NEW YORK (AP) — A 74-year-old former New York State lawmaker who secretly recorded other politicians in a bid for leniency for her role in a corruption scandal faces up to two years in prison after she pleaded guilty to embezzling money.
Shirley Huntley is scheduled to be sentenced Thursday in Brooklyn federal court after pleading guilty to mail fraud conspiracy last winter. The Queens Democrat admitted embezzling nearly $88,000 from a state-funded nonprofit she controlled.
Huntley took office in 2007 and lost a re-election bid last year.
"The prosecution of Shirley Huntley ended her political career and devastated her family," her lawyer wrote in court documents. "Despite her downfall, she continues to volunteer in her community as she has done for her entire life."
The attorney, Sally Butler, says Huntley will pay back the money and asked the court to consider her years of good works and service. Among that service included meeting with government officials on corruption involving politicians. She recorded conversations with nine Democrats, including state senators, a city council member and two political operatives.
The names were released Wednesday despite objections by federal prosecutors, who said eight were under investigation.
The names include state Sens. Malcolm Smith and John Sampson, who have already been charged in separate cases with crimes including bribery and embezzlement. They have pleaded not guilty.
The others secretly recorded have not been charged with any crimes. Their names were: State Sens. Eric Adams, Ruth Hassel-Thompson, Jose Peralta and Velmanette Montgomery; City Council member Rubin Wills, who was Huntley's chief of staff before he ran for the council in a 2010 special election; former political consultant Melvin Lowe; and Curtis Taylor, a former press adviser to Smith.
A spokesman for the U.S. attorney's office in Brooklyn said he could not reveal which one of the nine wasn't under investigation.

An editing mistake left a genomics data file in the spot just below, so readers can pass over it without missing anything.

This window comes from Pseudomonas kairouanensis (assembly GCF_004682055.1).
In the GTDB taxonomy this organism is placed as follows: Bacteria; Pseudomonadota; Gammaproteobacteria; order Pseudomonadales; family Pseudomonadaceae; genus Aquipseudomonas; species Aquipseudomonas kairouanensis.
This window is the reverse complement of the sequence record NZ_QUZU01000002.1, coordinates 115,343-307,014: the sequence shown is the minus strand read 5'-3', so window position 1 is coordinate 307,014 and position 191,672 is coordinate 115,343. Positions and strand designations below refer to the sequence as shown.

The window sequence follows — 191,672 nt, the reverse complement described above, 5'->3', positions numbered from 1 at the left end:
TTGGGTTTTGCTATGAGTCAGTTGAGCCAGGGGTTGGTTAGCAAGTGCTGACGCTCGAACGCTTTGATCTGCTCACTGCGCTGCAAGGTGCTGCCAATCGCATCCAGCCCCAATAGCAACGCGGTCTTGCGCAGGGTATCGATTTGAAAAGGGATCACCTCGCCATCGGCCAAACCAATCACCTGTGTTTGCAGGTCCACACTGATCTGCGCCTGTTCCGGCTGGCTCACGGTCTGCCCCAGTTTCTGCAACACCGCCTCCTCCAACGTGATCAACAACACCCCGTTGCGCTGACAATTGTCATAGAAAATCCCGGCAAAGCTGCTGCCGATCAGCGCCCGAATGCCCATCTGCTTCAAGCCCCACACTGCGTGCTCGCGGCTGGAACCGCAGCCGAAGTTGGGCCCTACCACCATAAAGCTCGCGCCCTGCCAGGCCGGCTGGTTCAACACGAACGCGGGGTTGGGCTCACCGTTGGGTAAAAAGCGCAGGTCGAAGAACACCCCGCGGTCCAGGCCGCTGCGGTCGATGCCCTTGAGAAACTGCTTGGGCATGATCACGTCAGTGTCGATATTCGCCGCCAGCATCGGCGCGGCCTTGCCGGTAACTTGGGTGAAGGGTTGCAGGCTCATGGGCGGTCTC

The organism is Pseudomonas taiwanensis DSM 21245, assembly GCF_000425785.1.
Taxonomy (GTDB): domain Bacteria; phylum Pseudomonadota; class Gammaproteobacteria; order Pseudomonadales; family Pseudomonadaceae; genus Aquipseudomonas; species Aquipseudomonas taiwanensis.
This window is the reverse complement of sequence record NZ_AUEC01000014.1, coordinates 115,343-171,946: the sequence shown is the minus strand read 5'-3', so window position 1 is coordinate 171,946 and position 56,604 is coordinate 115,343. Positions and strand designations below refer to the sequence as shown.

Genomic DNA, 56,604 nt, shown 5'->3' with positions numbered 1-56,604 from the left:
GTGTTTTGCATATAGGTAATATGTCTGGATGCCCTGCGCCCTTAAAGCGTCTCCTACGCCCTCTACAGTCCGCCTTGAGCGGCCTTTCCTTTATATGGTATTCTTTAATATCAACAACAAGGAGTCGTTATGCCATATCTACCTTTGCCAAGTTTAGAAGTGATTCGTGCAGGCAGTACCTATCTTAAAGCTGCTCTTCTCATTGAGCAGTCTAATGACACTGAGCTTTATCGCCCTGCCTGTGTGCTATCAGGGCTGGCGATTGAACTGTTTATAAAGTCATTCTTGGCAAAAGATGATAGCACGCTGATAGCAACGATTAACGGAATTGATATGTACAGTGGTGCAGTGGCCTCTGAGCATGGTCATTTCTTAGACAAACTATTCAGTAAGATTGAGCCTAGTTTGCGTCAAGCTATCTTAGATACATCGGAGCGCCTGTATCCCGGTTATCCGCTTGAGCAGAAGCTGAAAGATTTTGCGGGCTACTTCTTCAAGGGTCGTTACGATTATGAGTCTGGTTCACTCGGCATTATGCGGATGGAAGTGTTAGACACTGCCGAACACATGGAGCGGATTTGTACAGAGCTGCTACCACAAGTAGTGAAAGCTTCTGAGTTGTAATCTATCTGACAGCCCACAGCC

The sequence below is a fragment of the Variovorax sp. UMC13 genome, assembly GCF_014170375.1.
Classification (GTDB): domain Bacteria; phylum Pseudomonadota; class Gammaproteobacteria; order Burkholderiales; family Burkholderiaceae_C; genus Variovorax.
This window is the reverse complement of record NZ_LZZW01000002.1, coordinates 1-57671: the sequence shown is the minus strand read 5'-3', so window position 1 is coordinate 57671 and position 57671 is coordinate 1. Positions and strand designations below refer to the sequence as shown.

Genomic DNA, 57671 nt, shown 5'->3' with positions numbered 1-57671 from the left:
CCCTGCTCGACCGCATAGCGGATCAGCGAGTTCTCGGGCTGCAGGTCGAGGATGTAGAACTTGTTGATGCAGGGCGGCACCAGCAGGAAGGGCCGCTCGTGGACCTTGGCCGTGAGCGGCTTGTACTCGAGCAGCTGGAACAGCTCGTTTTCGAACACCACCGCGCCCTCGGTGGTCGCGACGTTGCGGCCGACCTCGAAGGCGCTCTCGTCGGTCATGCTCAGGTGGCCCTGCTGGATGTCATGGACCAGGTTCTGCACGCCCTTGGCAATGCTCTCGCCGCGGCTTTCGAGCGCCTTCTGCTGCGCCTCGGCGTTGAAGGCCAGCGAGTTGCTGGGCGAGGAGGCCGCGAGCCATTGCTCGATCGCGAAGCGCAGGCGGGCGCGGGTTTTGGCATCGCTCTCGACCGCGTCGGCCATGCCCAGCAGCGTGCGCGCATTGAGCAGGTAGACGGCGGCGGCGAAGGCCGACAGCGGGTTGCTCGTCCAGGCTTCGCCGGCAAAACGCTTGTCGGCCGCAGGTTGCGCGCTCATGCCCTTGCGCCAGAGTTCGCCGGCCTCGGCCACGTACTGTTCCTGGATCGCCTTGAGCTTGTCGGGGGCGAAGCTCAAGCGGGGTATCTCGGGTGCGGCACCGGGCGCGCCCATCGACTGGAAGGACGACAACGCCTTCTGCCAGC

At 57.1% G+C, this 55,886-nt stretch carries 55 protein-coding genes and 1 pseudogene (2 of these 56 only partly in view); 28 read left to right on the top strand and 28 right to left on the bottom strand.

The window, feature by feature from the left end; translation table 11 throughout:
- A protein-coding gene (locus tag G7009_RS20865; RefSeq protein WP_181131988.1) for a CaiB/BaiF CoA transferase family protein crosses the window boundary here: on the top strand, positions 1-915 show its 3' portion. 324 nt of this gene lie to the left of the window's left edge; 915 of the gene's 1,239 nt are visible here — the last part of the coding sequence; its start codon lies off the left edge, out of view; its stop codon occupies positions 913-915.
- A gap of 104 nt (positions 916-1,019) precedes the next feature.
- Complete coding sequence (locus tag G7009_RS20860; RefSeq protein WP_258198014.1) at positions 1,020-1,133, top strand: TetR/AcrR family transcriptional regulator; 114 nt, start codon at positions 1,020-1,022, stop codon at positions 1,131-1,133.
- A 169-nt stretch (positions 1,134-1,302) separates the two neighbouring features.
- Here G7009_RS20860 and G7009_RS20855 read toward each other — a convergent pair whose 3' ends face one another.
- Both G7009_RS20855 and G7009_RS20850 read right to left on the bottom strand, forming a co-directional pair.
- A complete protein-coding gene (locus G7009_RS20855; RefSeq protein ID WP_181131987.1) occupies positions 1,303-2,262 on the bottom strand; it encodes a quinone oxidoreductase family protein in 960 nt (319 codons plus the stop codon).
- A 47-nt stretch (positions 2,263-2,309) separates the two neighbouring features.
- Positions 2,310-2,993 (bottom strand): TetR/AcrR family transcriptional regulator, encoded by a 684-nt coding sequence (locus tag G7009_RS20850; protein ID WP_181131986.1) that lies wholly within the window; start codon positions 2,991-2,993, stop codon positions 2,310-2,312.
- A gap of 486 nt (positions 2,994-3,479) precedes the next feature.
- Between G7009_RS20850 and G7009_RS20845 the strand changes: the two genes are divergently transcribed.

Adams, a Brooklyn Democrat who had once been a captain in the New York Police Department, is an outspoken critic of the department's stop, question and frisk policy and testified recently in a federal trial challenging the tactic. Peralta is an up-and-coming Latino leader. Hassel-Thompson and Montgomery are civil rights advocates — Montgomery for those accused of crimes, and Hassel-Thompson for minorities.
The government revealed last week that Huntley had made the recordings. They said in a court filing that the recordings of three of the eight individuals yielded evidence "useful to law enforcement authorities."
A paragraph related to the ongoing investigation of the three elected officials remained sealed. Their names were not released.
Adams said he had not been contacted about any investigation. "I believe deeply in transparency and the pursuit of justice — and that is why I committed 20 years of my life to law enforcement," he said. "I am more than willing to help with any investigation."
Wills said his lawyer was in contact with federal officials and he is not the target of any investigation from Huntley's recordings. "I look forward to continuing the work of the people of southeast Queens that elected me," he said.
Peralta said he was confident authorities will find that he has engaged in no wrongdoing.
Hassell-Thompson admitted that Huntley invited her to lunch in 2012 and that they talked about their health and families.
"At no time — past or present — did we discuss anything inappropriate, improper or illegal," Hassell-Thompson said.
Smith declined to comment.
The others didn't immediately return messages from The Associated Press seeking comment. Senate Democratic spokesman Mike Murphy called the disclosure part of "an extremely trying time in Albany."
"If any charges are brought, the conference will take appropriate action," Murphy said.
Huntley's sentencing follows the arrest of Sampson earlier this week. He pleaded not guilty to embezzlement and other charges. Prosecutors said he tried to sabotage a federal fraud investigation of his law practice by seeking inside information from an employee of the Brooklyn U.S. attorney's office.
His lawyer Zachary Carter has insisted the case wasn't in the same category as a recent rash of other criminal cases accusing New York lawmakers of abusing their authority for personal gain or to cheat on campaign finance rules.
Last month, state Assemblyman Nelson Castro, a Bronx Democrat, resigned after admitting he taped colleagues after federal investigators told him he would be charged with perjury in yet another corruption investigation.
Associated Press Writers Michael Gormley and Michael Virtanen in Albany and Jennifer Peltz in New York City contributed to this report.